Things Can Stop Breaking Now...

I spent a little time in the last entry talking about the seasoned technology that is the clothesline. In part, this was inspired by necessity in the form of a dead electric dryer.

And here's the thing - it wasn't alone in its ailments. Over the past couple of months we've experienced the dysfunction and then death of the dryer, an air conditioning system failure, and have needed the repair guy to come out to look at our washing machine. Add in the imminent demise of one of our floor fans ("I'm running, I'm oscillating, and... I'm not running, not running... oh yes! Running again!"), a furnace repair in late winter, and a dripping kitchen faucet and it can feel like the very universe is crumbling around us.

We've been out here at the Homestead for a little over eight years and, I suppose, some of these items are reaching the stage of their planned obsolescence... err - normal lifespan. Still, it would work a lot better for us if, perhaps, the universe could stagger these things out a bit.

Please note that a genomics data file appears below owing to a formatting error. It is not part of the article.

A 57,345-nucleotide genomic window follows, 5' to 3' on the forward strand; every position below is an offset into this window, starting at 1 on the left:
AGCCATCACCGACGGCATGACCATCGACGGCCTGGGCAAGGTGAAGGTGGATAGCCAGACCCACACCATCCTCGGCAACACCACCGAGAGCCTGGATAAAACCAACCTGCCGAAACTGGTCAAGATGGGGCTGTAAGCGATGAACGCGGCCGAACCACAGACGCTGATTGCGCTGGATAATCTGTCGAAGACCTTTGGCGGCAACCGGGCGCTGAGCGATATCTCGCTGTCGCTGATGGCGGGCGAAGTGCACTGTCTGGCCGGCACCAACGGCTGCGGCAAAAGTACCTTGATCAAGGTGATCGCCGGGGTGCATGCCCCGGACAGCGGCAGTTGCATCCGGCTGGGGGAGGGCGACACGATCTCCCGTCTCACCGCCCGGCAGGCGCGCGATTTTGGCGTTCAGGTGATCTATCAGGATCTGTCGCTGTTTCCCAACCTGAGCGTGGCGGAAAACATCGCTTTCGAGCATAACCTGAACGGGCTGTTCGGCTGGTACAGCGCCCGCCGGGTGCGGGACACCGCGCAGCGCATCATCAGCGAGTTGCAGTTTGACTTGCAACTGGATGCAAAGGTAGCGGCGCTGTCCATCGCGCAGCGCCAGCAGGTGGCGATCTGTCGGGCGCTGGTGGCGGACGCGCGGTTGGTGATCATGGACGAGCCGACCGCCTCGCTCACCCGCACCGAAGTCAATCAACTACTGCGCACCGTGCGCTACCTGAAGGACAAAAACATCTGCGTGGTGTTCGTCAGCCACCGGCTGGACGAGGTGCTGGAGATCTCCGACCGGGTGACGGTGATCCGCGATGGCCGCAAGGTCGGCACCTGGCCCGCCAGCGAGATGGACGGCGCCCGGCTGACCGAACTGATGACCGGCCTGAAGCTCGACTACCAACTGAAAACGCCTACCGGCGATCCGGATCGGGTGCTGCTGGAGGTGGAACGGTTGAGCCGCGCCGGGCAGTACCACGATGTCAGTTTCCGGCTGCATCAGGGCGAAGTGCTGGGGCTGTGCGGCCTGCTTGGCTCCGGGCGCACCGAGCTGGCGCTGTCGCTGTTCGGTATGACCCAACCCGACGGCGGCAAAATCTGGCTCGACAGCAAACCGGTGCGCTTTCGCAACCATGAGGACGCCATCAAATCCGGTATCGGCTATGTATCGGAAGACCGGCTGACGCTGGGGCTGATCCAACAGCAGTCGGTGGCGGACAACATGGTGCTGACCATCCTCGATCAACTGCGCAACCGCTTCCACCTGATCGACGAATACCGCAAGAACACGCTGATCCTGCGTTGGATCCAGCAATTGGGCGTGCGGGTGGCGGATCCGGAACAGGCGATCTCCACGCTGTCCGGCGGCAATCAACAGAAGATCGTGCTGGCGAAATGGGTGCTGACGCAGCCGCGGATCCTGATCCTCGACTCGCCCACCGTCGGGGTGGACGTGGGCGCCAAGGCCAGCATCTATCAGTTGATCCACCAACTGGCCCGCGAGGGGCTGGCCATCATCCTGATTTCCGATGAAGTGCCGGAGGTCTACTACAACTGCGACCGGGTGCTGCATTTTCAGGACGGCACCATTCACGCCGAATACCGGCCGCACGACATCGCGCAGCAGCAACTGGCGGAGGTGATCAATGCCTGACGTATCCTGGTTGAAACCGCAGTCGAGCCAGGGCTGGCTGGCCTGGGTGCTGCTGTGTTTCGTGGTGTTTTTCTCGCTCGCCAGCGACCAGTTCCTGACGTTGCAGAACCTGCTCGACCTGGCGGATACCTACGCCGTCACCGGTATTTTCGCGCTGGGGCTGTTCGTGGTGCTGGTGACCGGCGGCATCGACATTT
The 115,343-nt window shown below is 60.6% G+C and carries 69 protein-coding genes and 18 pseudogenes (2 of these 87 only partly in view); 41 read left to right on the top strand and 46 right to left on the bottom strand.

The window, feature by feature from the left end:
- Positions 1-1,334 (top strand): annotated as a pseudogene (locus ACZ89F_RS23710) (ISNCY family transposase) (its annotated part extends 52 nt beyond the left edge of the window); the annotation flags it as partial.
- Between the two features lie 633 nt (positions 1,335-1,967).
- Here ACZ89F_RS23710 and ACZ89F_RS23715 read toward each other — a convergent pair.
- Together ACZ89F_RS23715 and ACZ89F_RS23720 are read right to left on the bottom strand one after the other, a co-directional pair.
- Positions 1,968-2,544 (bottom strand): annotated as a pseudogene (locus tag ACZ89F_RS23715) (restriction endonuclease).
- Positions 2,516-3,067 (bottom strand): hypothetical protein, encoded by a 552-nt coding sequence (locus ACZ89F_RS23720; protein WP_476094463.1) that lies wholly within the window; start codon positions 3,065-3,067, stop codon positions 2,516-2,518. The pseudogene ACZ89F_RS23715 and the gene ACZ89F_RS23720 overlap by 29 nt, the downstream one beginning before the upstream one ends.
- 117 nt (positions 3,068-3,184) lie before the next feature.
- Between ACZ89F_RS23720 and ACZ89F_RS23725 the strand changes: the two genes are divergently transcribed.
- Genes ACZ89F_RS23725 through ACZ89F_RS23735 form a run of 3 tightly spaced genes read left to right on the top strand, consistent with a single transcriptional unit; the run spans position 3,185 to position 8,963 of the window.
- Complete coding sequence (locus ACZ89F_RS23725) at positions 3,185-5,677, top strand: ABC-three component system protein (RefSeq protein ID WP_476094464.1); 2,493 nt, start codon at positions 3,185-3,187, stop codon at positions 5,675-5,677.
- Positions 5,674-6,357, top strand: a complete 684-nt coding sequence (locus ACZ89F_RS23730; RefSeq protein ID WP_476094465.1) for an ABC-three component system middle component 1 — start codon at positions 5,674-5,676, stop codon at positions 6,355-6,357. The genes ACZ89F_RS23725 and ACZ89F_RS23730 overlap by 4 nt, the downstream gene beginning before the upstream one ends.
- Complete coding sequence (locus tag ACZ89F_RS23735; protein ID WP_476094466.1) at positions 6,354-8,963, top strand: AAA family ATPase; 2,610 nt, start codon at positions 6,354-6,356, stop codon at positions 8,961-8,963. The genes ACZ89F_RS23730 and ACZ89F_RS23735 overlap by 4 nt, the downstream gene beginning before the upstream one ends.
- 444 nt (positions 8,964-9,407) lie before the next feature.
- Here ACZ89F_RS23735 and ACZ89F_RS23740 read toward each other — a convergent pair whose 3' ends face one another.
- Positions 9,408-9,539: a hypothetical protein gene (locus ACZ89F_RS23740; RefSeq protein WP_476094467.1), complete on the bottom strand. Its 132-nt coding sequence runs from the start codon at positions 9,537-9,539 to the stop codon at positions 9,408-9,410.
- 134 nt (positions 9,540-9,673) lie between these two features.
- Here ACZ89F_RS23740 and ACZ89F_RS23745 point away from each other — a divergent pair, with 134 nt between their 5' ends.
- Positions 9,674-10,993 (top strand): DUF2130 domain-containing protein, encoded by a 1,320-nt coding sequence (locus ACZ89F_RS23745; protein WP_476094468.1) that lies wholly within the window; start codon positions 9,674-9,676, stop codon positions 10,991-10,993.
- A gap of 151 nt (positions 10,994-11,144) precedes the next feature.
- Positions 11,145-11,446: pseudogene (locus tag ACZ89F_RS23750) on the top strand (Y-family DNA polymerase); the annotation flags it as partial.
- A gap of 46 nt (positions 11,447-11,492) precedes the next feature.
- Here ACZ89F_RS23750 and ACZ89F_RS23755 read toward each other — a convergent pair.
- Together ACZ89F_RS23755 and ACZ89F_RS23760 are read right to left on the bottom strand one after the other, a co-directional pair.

Universe... hello?

In the longer term part of our idealized goal for the Homestead is to restore and move it towards more sustainable technology, preferably in a fashion that does not make that sustainability readily apparent from the outside (and altering the vintage appearance of the home). In some ways this echoes the events of our ancestors, one of whom, I understand, installed a wind generator and battery for electricity and because he did not trust rural electrification (gotta love that paranoia... err - independence).

These types of shift take time, however - time and, perhaps more importantly, resources. When everyday things break and/or die it slows the pace towards those goals.